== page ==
What were the basic tenets of the island? Was there a governing system of fundamental rules or beliefs that no one could change?
We are aware that "laws" are created by governments in order to protect basic individual freedoms, like property and person, from harm. But the source of the power to create laws, and the corresponding "order," is not clear cut.
Natural law is among the oldest philosophical traditions. Some of
history's greatest geniuses, from Aristotle to Thomas Jefferson, devoted
their most brilliant arguments to it, often differing about details but
agreeing on the broad outlines. Natural law was the basis on which
America's founders wrote the Constitution.
Among other things, it holds that politics isn't just a matter of
agreement. Instead, principles of justice, or the idea that murder or
theft are wrong, run deeper than government's mere say-so. Those things
are actually wrong, aside from whether or not they are legal—and that
means government itself can act unjustly and even impose rules that
don't deserve the name "law."
That's a view many on both left and right share. The greatest
spokesman for natural law in the twentieth century was probably Martin
Luther King, who denounced segregation not because of its technical
complexities, but because it betrayed the natural law principles of the
Declaration of Independence.
Today, most American judges—including liberals and conservatives—reject
natural law. They embrace a different view, "legal positivism," which
holds that individual rights or concepts of justice are really
manufactured government fiat. The late Justice Antonin Scalia, who was viewed as a strict constitutional constructionist, rejected
natural law arguments. "You protect minorities only because the majority
determines that there are certain minority positions that deserve
protection," he said, not because everyone has basic rights under
Still, even those who embrace natural law, including Justice Clarence
Thomas, have their differences. For example, while Thomas and his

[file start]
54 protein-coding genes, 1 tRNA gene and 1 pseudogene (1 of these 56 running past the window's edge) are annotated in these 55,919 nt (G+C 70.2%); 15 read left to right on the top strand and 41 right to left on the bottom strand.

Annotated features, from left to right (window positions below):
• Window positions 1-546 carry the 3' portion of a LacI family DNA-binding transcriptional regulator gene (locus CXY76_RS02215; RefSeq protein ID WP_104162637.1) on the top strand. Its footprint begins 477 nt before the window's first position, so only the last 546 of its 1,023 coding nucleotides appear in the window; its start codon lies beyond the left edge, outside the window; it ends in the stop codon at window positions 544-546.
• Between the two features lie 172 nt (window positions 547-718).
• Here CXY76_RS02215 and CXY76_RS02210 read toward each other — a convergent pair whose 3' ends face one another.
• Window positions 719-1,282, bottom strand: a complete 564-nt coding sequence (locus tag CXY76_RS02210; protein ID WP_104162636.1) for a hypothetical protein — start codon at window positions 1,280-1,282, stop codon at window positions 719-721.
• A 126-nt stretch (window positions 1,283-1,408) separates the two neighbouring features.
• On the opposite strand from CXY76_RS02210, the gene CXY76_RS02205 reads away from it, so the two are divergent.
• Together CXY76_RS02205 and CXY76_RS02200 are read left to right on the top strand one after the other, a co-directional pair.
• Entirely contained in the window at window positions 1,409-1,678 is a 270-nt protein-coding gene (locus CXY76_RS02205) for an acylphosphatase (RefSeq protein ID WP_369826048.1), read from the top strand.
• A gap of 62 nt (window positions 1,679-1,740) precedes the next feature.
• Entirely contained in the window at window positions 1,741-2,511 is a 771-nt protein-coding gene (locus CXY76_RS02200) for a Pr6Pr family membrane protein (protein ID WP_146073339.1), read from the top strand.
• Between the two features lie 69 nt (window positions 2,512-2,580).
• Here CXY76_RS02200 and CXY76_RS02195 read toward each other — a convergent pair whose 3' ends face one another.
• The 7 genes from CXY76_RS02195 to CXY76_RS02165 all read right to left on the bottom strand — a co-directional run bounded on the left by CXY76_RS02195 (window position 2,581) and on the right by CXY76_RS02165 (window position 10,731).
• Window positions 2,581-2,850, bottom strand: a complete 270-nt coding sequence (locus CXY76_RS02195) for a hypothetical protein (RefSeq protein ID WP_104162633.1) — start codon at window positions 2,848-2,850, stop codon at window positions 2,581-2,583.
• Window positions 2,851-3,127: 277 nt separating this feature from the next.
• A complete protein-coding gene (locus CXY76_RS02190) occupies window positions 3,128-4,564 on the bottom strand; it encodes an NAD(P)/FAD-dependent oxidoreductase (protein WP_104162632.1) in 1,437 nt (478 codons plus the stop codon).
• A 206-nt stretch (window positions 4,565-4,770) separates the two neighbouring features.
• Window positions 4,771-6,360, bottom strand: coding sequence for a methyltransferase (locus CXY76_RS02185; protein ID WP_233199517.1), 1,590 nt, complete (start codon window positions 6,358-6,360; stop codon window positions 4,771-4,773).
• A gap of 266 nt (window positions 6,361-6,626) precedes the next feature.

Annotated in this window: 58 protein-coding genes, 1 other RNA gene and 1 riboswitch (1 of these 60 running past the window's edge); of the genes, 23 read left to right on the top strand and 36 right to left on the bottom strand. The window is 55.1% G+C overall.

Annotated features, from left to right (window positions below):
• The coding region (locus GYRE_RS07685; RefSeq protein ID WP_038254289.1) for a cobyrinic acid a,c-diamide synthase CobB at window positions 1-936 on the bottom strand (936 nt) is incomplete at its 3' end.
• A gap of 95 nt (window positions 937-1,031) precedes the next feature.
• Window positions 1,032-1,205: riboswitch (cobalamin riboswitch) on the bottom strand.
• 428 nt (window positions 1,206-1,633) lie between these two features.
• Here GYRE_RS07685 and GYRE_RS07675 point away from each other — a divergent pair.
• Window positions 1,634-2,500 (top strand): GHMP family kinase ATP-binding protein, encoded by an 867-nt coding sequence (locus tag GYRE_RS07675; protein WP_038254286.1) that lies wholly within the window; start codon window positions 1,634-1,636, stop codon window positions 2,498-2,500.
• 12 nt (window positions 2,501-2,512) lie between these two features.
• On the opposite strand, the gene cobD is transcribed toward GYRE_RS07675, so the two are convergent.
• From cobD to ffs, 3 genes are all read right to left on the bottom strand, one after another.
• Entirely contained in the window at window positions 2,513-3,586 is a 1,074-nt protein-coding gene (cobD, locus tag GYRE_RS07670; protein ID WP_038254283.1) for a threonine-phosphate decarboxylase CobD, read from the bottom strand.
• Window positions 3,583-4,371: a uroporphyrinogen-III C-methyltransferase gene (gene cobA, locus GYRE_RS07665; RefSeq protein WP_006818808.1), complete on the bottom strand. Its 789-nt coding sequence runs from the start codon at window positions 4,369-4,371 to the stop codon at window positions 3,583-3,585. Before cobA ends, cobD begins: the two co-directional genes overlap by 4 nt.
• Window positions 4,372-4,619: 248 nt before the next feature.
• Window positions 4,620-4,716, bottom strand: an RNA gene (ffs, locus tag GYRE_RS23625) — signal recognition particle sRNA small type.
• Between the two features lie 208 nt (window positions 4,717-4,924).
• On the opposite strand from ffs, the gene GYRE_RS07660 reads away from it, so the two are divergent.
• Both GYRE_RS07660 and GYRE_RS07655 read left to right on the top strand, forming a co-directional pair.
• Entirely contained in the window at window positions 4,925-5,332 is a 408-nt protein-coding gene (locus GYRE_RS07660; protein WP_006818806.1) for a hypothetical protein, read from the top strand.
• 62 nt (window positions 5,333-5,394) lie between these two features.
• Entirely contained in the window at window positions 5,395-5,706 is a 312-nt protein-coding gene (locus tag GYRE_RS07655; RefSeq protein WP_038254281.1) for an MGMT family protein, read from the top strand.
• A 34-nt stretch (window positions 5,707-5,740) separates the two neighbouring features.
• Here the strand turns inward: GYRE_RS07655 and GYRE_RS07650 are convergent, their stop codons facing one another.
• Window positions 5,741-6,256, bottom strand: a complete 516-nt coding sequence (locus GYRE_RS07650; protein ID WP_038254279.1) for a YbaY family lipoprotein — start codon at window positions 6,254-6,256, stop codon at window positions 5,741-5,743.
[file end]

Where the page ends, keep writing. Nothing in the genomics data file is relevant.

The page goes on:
allies see natural law as a basis for attacking legal protections for
abortion and euthanasia—because they contradict the sanctity of
life—others believe that natural law theory actually supports these
rights, because it prioritizes individual autonomy.
That debate arises from a central natural-law question: What is the
source of the good? Are things like life or freedom good because they
relate to human purposes—such as the pursuit of a fulfilling life—or are
they just intrinsically good, without any deeper reason? This debate
matters because if life is just inherently good, then even someone
suffering a terminal illness who wants to end his own life should be
barred from doing so because life is good, period. On the other hand, if
life is only good because it serves the goal of happiness, then someone
whose life has become a burden of suffering should be free to end it if
How we act between ourselves is a complex system. Where does one get their moral bearings? From their parents? From their friends? From their experiences? From their genes which may program one's personality traits? From successes or from failures? Or is there something inherit in every person's mind that sorts "right" and "wrong" before we act?
If it is truly an individual decision, then the will of the community is irrelevant. The community can only assert its philosophy after the fact towards someone for their actions. There is individual free will but societal consequences.
But the LOST characters on the island rarely, if any time, had their personal wrongs vetted by a community judge or jury. The island was a moral soup of contradictions. Ben was a mass murderer, but he was allowed to live and eventually go to heaven (the sideways world) while petty diamond thieves Nikki and Paulo were buried to rot in island purgatory. If you try to reconcile these two outcomes, one could argue that Ben was luckier than the criminal couple. Or more popular with the writers and viewers. The latter would diminish the LOST mythology as the foundation of the stories, the character morals and actions are not subject to rules but whims. Did natural law influence the decisions and framework for any island visitor? Or was it merely a game of fiat by the supernatural beings that inhabited the island?